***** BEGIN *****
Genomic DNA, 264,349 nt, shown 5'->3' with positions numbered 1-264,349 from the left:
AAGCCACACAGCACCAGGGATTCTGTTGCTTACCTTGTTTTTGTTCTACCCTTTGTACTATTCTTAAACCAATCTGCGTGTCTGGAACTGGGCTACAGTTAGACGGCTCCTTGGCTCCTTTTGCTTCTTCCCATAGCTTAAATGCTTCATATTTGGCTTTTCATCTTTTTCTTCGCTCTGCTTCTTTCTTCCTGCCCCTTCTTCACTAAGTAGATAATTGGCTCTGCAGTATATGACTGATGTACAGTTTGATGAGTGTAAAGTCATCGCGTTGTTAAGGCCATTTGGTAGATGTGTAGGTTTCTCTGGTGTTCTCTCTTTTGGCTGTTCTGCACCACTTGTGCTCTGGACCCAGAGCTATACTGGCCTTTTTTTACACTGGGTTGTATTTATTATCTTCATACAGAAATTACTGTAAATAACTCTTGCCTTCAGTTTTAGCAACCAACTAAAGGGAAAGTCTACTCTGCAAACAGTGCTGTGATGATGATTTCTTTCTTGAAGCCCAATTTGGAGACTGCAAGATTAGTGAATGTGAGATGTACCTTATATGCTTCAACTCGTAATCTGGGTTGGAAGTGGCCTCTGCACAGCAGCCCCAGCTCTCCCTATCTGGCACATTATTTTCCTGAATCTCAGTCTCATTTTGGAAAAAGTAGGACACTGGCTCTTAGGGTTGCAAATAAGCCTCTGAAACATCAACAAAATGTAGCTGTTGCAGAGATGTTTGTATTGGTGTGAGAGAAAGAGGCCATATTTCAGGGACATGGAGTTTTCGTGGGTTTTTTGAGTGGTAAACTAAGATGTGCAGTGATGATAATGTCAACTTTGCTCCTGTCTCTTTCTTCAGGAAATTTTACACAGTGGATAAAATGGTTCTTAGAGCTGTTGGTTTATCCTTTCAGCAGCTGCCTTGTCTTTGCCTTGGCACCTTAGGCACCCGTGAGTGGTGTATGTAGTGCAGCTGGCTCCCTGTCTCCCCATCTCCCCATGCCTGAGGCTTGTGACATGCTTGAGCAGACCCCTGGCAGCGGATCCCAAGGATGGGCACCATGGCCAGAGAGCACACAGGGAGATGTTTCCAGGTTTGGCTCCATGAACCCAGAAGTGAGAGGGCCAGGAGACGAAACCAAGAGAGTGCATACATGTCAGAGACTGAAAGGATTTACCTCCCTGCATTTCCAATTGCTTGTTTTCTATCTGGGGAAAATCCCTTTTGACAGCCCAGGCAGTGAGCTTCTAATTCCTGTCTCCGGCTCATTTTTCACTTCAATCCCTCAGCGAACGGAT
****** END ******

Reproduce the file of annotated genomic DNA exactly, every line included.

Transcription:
Genomic DNA, 264,349 nt, shown 5'->3' with positions numbered 1-264,349 from the left:
AAGCCACACAGCACCAGGGATTCTGTTGCTTACCTTGTTTTTGTTCTACCCTTTGTACTATTCTTAAACCAATCTGCGTGTCTGGAACTGGGCTACAGTTAGACGGCTCCTTGGCTCCTTTTGCTTCTTCCCATAGCTTAAATGCTTCATATTTGGCTTTTCATCTTTTTCTTCGCTCTGCTTCTTTCTTCCTGCCCCTTCTTCACTAAGTAGATAATTGGCTCTGCAGTATATGACTGATGTACAGTTTGATGAGTGTAAAGTCATCGCGTTGTTAAGGCCATTTGGTAGATGTGTAGGTTTCTCTGGTGTTCTCTCTTTTGGCTGTTCTGCACCACTTGTGCTCTGGACCCAGAGCTATACTGGCCTTTTTTTACACTGGGTTGTATTTATTATCTTCATACAGAAATTACTGTAAATAACTCTTGCCTTCAGTTTTAGCAACCAACTAAAGGGAAAGTCTACTCTGCAAACAGTGCTGTGATGATGATTTCTTTCTTGAAGCCCAATTTGGAGACTGCAAGATTAGTGAATGTGAGATGTACCTTATATGCTTCAACTCGTAATCTGGGTTGGAAGTGGCCTCTGCACAGCAGCCCCAGCTCTCCCTATCTGGCACATTATTTTCCTGAATCTCAGTCTCATTTTGGAAAAAGTAGGACACTGGCTCTTAGGGTTGCAAATAAGCCTCTGAAACATCAACAAAATGTAGCTGTTGCAGAGATGTTTGTATTGGTGTGAGAGAAAGAGGCCATATTTCAGGGACATGGAGTTTTCGTGGGTTTTTTGAGTGGTAAACTAAGATGTGCAGTGATGATAATGTCAACTTTGCTCCTGTCTCTTTCTTCAGGAAATTTTACACAGTGGATAAAATGGTTCTTAGAGCTGTTGGTTTATCCTTTCAGCAGCTGCCTTGTCTTTGCCTTGGCACCTTAGGCACCCGTGAGTGGTGTATGTAGTGCAGCTGGCTCCCTGTCTCCCCATCTCCCCATGCCTGAGGCTTGTGACATGCTTGAGCAGACCCCTGGCAGCGGATCCCAAGGATGGGCACCATGGCCAGAGAGCACACAGGGAGATGTTTCCAGGTTTGGCTCCATGAACCCAGAAGTGAGAGGGCCAGGAGACGAAACCAAGAGAGTGCATACATGTCAGAGACTGAAAGGATTTACCTCCCTGCATTTCCAATTGCTTGTTTTCTATCTGGGGAAAATCCCTTTTGACAGCCCAGGCAGTGAGCTTCTAATTCCTGTCTCCGGCTCATTTTTCACTTCAATCCCTCAGCGAACGGAT